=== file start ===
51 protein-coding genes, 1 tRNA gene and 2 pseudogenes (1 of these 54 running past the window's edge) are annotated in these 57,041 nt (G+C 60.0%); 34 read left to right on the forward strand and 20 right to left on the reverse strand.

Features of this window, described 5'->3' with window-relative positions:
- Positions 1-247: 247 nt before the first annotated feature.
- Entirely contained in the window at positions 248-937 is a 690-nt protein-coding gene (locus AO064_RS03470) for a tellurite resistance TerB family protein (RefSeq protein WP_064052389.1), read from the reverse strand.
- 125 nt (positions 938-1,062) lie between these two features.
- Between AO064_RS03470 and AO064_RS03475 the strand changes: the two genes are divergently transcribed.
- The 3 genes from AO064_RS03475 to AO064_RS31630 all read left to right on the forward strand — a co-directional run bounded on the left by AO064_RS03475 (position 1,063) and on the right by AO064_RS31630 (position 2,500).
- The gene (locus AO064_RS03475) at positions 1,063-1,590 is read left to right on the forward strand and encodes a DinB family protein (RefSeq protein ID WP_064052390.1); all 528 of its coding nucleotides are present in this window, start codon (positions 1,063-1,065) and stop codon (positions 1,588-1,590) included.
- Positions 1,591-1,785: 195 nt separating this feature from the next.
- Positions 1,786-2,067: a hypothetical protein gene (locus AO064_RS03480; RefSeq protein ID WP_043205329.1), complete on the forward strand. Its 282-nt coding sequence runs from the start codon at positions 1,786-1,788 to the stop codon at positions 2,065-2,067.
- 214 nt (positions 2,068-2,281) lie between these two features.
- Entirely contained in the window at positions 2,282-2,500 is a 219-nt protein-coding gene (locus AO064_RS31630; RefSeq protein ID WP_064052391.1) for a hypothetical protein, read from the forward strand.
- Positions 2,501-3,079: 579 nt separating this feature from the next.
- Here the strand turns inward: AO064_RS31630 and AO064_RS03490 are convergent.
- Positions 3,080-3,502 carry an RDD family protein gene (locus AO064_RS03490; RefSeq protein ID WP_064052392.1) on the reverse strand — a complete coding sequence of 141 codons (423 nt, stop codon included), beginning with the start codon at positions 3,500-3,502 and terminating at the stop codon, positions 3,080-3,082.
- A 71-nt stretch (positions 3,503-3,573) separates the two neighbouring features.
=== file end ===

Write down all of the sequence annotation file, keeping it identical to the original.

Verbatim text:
51 protein-coding genes, 1 tRNA gene and 2 pseudogenes (1 of these 54 running past the window's edge) are annotated in these 57,041 nt (G+C 60.0%); 34 read left to right on the forward strand and 20 right to left on the reverse strand.

Features of this window, described 5'->3' with window-relative positions:
- Positions 1-247: 247 nt before the first annotated feature.
- Entirely contained in the window at positions 248-937 is a 690-nt protein-coding gene (locus AO064_RS03470) for a tellurite resistance TerB family protein (RefSeq protein WP_064052389.1), read from the reverse strand.
- 125 nt (positions 938-1,062) lie between these two features.
- Between AO064_RS03470 and AO064_RS03475 the strand changes: the two genes are divergently transcribed.
- The 3 genes from AO064_RS03475 to AO064_RS31630 all read left to right on the forward strand — a co-directional run bounded on the left by AO064_RS03475 (position 1,063) and on the right by AO064_RS31630 (position 2,500).
- The gene (locus AO064_RS03475) at positions 1,063-1,590 is read left to right on the forward strand and encodes a DinB family protein (RefSeq protein ID WP_064052390.1); all 528 of its coding nucleotides are present in this window, start codon (positions 1,063-1,065) and stop codon (positions 1,588-1,590) included.
- Positions 1,591-1,785: 195 nt separating this feature from the next.
- Positions 1,786-2,067: a hypothetical protein gene (locus AO064_RS03480; RefSeq protein ID WP_043205329.1), complete on the forward strand. Its 282-nt coding sequence runs from the start codon at positions 1,786-1,788 to the stop codon at positions 2,065-2,067.
- 214 nt (positions 2,068-2,281) lie between these two features.
- Entirely contained in the window at positions 2,282-2,500 is a 219-nt protein-coding gene (locus AO064_RS31630; RefSeq protein ID WP_064052391.1) for a hypothetical protein, read from the forward strand.
- Positions 2,501-3,079: 579 nt separating this feature from the next.
- Here the strand turns inward: AO064_RS31630 and AO064_RS03490 are convergent.
- Positions 3,080-3,502 carry an RDD family protein gene (locus AO064_RS03490; RefSeq protein ID WP_064052392.1) on the reverse strand — a complete coding sequence of 141 codons (423 nt, stop codon included), beginning with the start codon at positions 3,500-3,502 and terminating at the stop codon, positions 3,080-3,082.
- A 71-nt stretch (positions 3,503-3,573) separates the two neighbouring features.